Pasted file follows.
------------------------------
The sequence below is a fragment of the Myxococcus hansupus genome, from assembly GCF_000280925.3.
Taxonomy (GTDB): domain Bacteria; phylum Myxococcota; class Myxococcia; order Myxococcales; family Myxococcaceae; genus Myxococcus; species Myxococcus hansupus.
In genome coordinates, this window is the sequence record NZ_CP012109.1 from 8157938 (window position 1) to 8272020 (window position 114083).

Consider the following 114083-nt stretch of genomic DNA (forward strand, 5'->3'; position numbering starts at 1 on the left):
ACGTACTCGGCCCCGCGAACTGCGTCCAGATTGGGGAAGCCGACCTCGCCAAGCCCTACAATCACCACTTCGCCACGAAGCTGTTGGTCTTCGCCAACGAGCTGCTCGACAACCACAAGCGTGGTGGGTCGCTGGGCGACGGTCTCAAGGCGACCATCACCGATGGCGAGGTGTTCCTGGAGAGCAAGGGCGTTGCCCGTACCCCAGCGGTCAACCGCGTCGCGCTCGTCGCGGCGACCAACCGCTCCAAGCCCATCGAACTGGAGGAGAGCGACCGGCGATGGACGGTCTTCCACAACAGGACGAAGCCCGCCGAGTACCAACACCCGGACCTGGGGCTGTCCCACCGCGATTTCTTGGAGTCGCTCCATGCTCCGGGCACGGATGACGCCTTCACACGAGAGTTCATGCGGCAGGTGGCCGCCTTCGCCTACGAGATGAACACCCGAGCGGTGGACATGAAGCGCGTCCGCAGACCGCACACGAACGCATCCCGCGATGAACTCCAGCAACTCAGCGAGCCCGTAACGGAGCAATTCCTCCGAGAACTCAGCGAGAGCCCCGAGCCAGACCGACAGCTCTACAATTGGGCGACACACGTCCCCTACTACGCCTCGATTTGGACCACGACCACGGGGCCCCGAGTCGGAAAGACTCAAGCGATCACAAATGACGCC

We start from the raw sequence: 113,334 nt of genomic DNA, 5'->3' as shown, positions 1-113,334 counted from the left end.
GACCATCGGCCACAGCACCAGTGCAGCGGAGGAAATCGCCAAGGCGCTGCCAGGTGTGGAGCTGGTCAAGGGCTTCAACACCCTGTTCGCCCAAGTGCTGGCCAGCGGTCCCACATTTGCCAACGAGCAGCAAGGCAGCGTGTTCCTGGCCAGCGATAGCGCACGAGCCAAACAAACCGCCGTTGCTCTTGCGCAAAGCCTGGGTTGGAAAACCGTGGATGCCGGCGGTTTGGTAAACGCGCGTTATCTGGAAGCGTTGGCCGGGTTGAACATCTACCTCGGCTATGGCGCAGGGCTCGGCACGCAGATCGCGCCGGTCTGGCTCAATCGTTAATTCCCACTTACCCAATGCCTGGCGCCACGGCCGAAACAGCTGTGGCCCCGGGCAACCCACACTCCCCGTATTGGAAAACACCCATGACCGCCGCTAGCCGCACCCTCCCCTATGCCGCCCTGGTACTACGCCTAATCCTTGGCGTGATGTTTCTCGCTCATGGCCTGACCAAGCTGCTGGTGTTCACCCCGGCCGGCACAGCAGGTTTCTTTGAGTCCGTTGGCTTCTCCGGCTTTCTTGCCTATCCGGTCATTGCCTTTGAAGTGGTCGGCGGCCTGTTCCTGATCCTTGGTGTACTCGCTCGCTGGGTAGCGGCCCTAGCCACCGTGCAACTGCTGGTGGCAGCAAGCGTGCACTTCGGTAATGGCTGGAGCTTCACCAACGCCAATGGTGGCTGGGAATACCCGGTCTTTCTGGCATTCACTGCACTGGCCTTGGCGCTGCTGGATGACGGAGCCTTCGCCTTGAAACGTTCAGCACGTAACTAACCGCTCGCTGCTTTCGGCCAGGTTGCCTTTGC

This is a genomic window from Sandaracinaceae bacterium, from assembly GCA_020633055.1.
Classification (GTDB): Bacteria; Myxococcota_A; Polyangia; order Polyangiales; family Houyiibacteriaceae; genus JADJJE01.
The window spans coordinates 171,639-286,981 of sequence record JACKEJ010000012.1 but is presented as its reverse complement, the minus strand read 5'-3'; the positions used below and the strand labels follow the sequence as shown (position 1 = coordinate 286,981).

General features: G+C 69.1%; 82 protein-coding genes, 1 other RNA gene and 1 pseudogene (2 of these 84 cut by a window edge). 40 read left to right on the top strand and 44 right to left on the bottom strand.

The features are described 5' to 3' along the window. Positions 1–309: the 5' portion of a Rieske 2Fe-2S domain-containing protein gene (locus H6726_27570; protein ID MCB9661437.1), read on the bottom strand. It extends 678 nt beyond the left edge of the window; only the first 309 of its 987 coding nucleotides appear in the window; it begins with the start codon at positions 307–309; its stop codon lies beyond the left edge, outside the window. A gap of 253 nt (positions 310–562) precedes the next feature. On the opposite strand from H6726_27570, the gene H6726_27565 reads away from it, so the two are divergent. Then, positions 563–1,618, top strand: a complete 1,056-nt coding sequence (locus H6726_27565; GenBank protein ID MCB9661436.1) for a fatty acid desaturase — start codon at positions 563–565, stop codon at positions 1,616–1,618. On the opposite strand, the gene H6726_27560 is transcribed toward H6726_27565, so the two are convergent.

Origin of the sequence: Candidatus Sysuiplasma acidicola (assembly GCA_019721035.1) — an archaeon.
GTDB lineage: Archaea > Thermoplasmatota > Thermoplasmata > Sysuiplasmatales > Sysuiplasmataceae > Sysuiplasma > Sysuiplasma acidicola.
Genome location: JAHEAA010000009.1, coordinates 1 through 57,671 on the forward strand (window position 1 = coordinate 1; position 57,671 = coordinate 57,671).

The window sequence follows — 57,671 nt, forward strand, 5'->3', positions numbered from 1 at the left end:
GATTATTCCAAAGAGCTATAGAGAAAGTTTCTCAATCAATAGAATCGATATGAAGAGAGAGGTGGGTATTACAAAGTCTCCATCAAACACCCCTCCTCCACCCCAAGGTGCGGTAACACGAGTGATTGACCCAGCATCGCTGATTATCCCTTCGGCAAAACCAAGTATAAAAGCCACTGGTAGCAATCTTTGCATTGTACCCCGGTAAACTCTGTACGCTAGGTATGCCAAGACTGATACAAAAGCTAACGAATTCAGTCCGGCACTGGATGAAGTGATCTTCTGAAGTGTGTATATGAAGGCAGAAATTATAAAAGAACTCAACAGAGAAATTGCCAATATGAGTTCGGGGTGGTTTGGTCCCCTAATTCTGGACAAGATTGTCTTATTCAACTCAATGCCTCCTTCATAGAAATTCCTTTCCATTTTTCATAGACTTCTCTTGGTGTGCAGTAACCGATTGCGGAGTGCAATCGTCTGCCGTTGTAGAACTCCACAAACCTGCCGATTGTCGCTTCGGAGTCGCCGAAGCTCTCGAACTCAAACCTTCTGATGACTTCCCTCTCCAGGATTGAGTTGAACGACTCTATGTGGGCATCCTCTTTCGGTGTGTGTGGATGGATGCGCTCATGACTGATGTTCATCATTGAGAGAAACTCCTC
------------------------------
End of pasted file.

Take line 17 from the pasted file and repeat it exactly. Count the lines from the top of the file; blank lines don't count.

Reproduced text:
GATTATTCCAAAGAGCTATAGAGAAAGTTTCTCAATCAATAGAATCGATATGAAGAGAGAGGTGGGTATTACAAAGTCTCCATCAAACACCCCTCCTCCACCCCAAGGTGCGGTAACACGAGTGATTGACCCAGCATCGCTGATTATCCCTTCGGCAAAACCAAGTATAAAAGCCACTGGTAGCAATCTTTGCATTGTACCCCGGTAAACTCTGTACGCTAGGTATGCCAAGACTGATACAAAAGCTAACGAATTCAGTCCGGCACTGGATGAAGTGATCTTCTGAAGTGTGTATATGAAGGCAGAAATTATAAAAGAACTCAACAGAGAAATTGCCAATATGAGTTCGGGGTGGTTTGGTCCCCTAATTCTGGACAAGATTGTCTTATTCAACTCAATGCCTCCTTCATAGAAATTCCTTTCCATTTTTCATAGACTTCTCTTGGTGTGCAGTAACCGATTGCGGAGTGCAATCGTCTGCCGTTGTAGAACTCCACAAACCTGCCGATTGTCGCTTCGGAGTCGCCGAAGCTCTCGAACTCAAACCTTCTGATGACTTCCCTCTCCAGGATTGAGTTGAACGACTCTATGTGGGCATCCTCTTTCGGTGTGTGTGGATGGATGCGCTCATGACTGATGTTCATCATTGAGAGAAACTCCTC